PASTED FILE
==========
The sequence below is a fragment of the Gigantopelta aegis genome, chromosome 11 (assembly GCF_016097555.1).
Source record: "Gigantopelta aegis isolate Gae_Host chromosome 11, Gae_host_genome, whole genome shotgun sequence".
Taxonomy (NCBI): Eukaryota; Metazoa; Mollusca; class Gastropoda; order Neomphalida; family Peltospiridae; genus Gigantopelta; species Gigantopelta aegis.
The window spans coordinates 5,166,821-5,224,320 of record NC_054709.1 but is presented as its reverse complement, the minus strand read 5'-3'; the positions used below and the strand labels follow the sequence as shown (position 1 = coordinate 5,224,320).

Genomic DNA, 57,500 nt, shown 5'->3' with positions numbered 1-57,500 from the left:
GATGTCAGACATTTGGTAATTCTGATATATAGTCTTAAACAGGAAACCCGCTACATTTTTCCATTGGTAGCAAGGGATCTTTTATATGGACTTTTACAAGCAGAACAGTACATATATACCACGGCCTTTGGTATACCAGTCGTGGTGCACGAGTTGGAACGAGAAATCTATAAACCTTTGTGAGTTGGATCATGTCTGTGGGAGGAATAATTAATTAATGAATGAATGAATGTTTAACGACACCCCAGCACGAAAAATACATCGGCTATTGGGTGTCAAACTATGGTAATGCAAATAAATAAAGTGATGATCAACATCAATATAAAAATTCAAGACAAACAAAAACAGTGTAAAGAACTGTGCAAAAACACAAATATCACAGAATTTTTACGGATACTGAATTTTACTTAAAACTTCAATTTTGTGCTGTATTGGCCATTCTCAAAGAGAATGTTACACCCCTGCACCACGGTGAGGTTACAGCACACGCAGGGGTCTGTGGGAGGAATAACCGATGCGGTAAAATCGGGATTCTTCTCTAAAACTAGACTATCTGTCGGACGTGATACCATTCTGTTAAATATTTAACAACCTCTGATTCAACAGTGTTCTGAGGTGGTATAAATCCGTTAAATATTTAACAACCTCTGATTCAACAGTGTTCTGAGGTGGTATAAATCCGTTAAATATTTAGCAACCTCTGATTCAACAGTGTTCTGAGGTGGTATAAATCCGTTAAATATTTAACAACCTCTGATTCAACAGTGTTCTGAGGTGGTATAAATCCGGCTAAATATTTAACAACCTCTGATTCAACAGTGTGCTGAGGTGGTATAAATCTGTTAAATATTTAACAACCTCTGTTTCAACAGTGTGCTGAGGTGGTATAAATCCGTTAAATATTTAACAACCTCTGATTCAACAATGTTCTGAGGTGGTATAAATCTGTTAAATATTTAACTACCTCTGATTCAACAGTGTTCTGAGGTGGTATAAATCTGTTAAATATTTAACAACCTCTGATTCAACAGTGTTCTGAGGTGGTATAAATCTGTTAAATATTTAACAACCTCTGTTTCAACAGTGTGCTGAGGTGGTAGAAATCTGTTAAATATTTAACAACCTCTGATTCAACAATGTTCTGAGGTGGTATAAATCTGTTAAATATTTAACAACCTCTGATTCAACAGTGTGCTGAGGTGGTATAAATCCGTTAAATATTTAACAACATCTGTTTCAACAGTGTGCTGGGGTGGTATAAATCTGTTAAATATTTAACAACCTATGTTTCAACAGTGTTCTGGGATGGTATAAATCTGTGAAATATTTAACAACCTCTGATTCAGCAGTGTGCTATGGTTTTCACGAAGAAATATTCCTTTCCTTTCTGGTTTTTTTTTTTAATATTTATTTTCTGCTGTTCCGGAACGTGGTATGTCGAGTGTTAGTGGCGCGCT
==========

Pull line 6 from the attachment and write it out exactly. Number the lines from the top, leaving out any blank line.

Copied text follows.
GATGTCAGACATTTGGTAATTCTGATATATAGTCTTAAACAGGAAACCCGCTACATTTTTCCATTGGTAGCAAGGGATCTTTTATATGGACTTTTACAAGCAGAACAGTACATATATACCACGGCCTTTGGTATACCAGTCGTGGTGCACGAGTTGGAACGAGAAATCTATAAACCTTTGTGAGTTGGATCATGTCTGTGGGAGGAATAATTAATTAATGAATGAATGAATGTTTAACGACACCCCAGCACGAAAAATACATCGGCTATTGGGTGTCAAACTATGGTAATGCAAATAAATAAAGTGATGATCAACATCAATATAAAAATTCAAGACAAACAAAAACAGTGTAAAGAACTGTGCAAAAACACAAATATCACAGAATTTTTACGGATACTGAATTTTACTTAAAACTTCAATTTTGTGCTGTATTGGCCATTCTCAAAGAGAATGTTACACCCCTGCACCACGGTGAGGTTACAGCACACGCAGGGGTCTGTGGGAGGAATAACCGATGCGGTAAAATCGGGATTCTTCTCTAAAACTAGACTATCTGTCGGACGTGATACCATTCTGTTAAATATTTAACAACCTCTGATTCAACAGTGTTCTGAGGTGGTATAAATCCGTTAAATATTTAACAACCTCTGATTCAACAGTGTTCTGAGGTGGTATAAATCCGTTAAATATTTAGCAACCTCTGATTCAACAGTGTTCTGAGGTGGTATAAATCCGTTAAATATTTAACAACCTCTGATTCAACAGTGTTCTGAGGTGGTATAAATCCGGCTAAATATTTAACAACCTCTGATTCAACAGTGTGCTGAGGTGGTATAAATCTGTTAAATATTTAACAACCTCTGTTTCAACAGTGTGCTGAGGTGGTATAAATCCGTTAAATATTTAACAACCTCTGATTCAACAATGTTCTGAGGTGGTATAAATCTGTTAAATATTTAACTACCTCTGATTCAACAGTGTTCTGAGGTGGTATAAATCTGTTAAATATTTAACAACCTCTGATTCAACAGTGTTCTGAGGTGGTATAAATCTGTTAAATATTTAACAACCTCTGTTTCAACAGTGTGCTGAGGTGGTAGAAATCTGTTAAATATTTAACAACCTCTGATTCAACAATGTTCTGAGGTGGTATAAATCTGTTAAATATTTAACAACCTCTGATTCAACAGTGTGCTGAGGTGGTATAAATCCGTTAAATATTTAACAACATCTGTTTCAACAGTGTGCTGGGGTGGTATAAATCTGTTAAATATTTAACAACCTATGTTTCAACAGTGTTCTGGGATGGTATAAATCTGTGAAATATTTAACAACCTCTGATTCAGCAGTGTGCTATGGTTTTCACGAAGAAATATTCCTTTCCTTTCTGGTTTTTTTTTTTAATATTTATTTTCTGCTGTTCCGGAACGTGGTATGTCGAGTGTTAGTGGCGCGCT